The cases analysed in Aksoy (2012) illustrate how political economy forces determine outcomes. One is the differential performance of tea and coffee sectors in Kenya and Tanzania. Both were the main sources of rent allocation and especially in Kenya, the ruling tribe (Kikiyu) was the major producer of coffee. In Kenya, the new president was from another tribe (Kalenjin) and sought to undermine the political base of the past president by eliminating their main source of income. As a result, reform programs failed and coffee output stagnated. In Tanzania, cooperatives extracted rents from farmers through long-term contractual arrangements and acting as a monopoly. There was little systemic support for the sector, and output stagnated. These two coffee cases illustrate the impact of a political rent fight over an important sector for each economy. The reforms could not overcome the conflict among the groups.

In the tea sector, multinational companies (estates) were strong and created an umbrella under which smallholders received some protection. In Kenya, the tea sector, despite being owned historically by the Kikiyu tribe, was spared because smallholder expansion took place in the region dominated by the new president’s tribe. In conjunction with the strength of the multinationals, this supported a positive outcome post-reform, despite attempts to eliminate an important source of income for the Kikiyu tribe. In Tanzania, the tea reforms were the least contentious among all commodities, in part reflecting the strength of the multinationals as well as the lack of involvement of the political elites in this sector. Most tea estates were not nationalised in contrast to other commodity estates. In this sector reforms were implemented efficiently and the sector performed well.

Like coffee, reforms in the cashew sector proved unsuccessful in both Mozambique and Tanzania. These two countries supplied almost 70% of the world’s cashews in the 1970s. In both countries cashew output collapsed in the 1980s and the countries accounted for less than 7% of world exports and production in the early 1990s. Nationalisation of processing, along with ‘villagisation’ (ujamaa) in Tanzania and civil war in Mozambique, contributed to this outcome. Both countries initiated reforms in the early 1990s in highly contentious environments. Cooperatives that extracted the rents in Tanzania were connected to the ruling party and were its extension in rural areas. In Mozambique, private processors were connected to a political leadership that opposed reforms and wanted to maintain a monopsony on exports. After the reforms, significant increases occurred in producer prices and output doubled in both countries. This expansion came to an end when international prices collapsed around 2000. Local and export taxes were increased in Tanzania to extract more of the rents, while export taxes were maintained at a high level in Mozambique. Today both countries still maintain high export taxes, and government affects the marketing through a warehouse marketing system in Tanzania and through the National Cashew Institute in Mozambique. As of end 2008, output in Mozambique was barely at the 2000 level; in Tanzania, it was far below that.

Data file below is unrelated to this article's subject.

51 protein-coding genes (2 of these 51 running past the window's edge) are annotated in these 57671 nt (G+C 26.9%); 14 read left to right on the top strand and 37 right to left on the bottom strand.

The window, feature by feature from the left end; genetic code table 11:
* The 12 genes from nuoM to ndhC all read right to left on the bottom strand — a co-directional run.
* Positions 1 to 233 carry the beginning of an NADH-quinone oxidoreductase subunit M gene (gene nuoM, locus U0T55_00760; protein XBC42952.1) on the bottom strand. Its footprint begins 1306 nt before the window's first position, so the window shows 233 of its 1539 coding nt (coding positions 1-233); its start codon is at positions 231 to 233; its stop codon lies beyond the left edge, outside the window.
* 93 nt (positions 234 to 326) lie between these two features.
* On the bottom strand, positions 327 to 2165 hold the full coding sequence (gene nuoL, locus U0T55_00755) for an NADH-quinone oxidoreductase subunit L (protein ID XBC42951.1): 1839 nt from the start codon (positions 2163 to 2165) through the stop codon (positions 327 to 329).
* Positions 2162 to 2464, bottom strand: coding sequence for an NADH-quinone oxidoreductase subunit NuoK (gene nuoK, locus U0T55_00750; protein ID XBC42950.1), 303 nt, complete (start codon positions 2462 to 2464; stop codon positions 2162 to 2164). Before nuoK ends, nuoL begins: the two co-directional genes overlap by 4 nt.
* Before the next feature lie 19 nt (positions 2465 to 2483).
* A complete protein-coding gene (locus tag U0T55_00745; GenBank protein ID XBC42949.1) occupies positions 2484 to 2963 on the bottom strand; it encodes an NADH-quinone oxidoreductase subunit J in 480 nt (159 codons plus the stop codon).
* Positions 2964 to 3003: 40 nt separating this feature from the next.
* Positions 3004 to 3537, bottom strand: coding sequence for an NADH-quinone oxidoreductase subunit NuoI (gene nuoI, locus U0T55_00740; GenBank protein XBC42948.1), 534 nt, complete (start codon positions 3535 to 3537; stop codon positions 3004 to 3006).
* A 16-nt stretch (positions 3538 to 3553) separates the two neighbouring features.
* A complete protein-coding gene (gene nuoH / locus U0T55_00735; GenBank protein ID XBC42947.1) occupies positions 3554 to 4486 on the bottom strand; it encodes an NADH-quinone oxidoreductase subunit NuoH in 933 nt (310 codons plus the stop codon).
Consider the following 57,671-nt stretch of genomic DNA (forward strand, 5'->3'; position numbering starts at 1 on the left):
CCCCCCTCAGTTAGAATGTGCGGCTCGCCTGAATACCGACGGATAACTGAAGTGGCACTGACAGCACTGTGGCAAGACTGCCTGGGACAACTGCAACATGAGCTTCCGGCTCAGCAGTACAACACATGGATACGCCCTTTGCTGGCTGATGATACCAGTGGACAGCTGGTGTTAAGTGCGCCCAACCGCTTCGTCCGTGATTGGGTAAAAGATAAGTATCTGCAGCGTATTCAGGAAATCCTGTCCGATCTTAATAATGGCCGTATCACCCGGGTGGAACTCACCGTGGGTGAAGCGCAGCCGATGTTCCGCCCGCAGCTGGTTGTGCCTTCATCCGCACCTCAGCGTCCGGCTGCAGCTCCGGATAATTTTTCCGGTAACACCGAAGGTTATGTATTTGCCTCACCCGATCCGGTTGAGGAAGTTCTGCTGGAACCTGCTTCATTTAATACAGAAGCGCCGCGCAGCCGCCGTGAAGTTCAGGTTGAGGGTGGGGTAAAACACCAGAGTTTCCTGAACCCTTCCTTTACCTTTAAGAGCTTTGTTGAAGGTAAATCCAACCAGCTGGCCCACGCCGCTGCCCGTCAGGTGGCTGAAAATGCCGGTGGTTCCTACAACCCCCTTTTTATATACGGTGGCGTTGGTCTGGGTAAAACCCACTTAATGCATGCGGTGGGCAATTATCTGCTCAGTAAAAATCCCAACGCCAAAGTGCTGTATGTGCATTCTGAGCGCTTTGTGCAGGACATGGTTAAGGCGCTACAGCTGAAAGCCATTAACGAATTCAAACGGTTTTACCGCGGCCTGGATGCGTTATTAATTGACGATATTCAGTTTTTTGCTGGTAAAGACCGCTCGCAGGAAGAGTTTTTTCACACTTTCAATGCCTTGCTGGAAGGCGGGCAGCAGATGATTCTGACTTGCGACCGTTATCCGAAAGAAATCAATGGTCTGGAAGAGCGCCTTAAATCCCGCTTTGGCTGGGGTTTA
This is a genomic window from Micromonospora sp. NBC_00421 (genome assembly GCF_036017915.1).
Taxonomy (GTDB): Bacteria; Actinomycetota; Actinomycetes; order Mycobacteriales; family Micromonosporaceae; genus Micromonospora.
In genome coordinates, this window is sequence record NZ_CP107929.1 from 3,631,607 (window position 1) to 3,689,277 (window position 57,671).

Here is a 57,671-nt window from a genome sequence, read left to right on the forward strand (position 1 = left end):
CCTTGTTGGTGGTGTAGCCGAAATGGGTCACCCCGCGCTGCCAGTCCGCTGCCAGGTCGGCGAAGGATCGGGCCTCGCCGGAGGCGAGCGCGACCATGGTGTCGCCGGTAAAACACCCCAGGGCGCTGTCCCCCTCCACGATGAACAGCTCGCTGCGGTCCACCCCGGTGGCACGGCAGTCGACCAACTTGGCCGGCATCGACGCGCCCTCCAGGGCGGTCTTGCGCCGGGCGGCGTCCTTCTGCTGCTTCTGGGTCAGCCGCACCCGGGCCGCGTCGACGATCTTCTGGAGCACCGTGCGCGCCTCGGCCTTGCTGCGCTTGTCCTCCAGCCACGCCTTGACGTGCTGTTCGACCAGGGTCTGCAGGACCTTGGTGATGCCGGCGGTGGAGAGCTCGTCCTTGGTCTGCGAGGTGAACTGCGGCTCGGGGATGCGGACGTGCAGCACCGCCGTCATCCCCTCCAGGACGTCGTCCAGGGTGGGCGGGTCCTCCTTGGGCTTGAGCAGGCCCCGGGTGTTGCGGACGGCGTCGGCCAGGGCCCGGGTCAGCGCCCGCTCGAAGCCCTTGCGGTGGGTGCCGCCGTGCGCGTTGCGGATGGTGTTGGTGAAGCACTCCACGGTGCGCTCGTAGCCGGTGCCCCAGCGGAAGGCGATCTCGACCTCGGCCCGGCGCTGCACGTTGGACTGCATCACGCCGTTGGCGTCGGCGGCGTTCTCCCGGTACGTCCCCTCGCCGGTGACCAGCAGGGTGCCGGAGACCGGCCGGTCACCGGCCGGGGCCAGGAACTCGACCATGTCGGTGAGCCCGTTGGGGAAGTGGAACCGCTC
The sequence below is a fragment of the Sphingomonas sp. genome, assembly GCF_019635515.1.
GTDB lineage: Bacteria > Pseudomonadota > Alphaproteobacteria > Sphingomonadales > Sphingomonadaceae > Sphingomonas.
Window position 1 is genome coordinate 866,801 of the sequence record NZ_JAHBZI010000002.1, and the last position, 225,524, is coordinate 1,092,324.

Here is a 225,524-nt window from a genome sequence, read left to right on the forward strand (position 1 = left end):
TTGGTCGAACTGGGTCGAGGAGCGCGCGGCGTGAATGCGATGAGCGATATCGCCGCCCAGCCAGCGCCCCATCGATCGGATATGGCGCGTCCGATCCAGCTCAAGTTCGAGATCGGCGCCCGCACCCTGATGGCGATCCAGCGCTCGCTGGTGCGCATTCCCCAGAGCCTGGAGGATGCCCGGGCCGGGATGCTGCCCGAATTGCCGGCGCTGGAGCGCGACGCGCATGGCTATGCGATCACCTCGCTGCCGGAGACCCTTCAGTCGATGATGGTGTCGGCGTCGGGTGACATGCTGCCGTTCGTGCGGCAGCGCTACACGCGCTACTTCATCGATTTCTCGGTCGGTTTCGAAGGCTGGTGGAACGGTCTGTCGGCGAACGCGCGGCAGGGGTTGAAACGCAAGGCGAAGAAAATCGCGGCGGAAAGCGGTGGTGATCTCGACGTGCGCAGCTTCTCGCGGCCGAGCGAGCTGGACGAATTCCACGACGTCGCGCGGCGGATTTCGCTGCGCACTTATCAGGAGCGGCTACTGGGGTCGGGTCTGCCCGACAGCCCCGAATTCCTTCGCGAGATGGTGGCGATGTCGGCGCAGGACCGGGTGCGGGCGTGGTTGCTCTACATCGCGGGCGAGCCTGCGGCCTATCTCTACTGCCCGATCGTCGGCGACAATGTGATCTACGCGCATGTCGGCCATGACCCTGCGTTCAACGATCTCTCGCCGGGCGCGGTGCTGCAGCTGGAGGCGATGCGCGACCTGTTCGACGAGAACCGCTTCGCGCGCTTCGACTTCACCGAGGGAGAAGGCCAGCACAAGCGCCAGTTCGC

Two contrasting successful reform examples are tobacco in Tanzania and cotton in Zambia. In both cases parastatals were privatised and replaced by international companies. In both cases, the commodity was small in relation to the economy, and there was little conflict about reforms. The parastatals were bankrupt and their limited staff was absorbed by the companies, which supplied inputs and extension services and created a ready market for output under quasi-monopsonistic conditions. Output increased in both cases, and quality improved despite declining producer prices. In both cases, the companies faced crises due to side-selling, mostly caused by low producer prices and exchange rate fluctuations. However, ways were found to overcome the shocks without interference from governments, and output rebounded dramatically.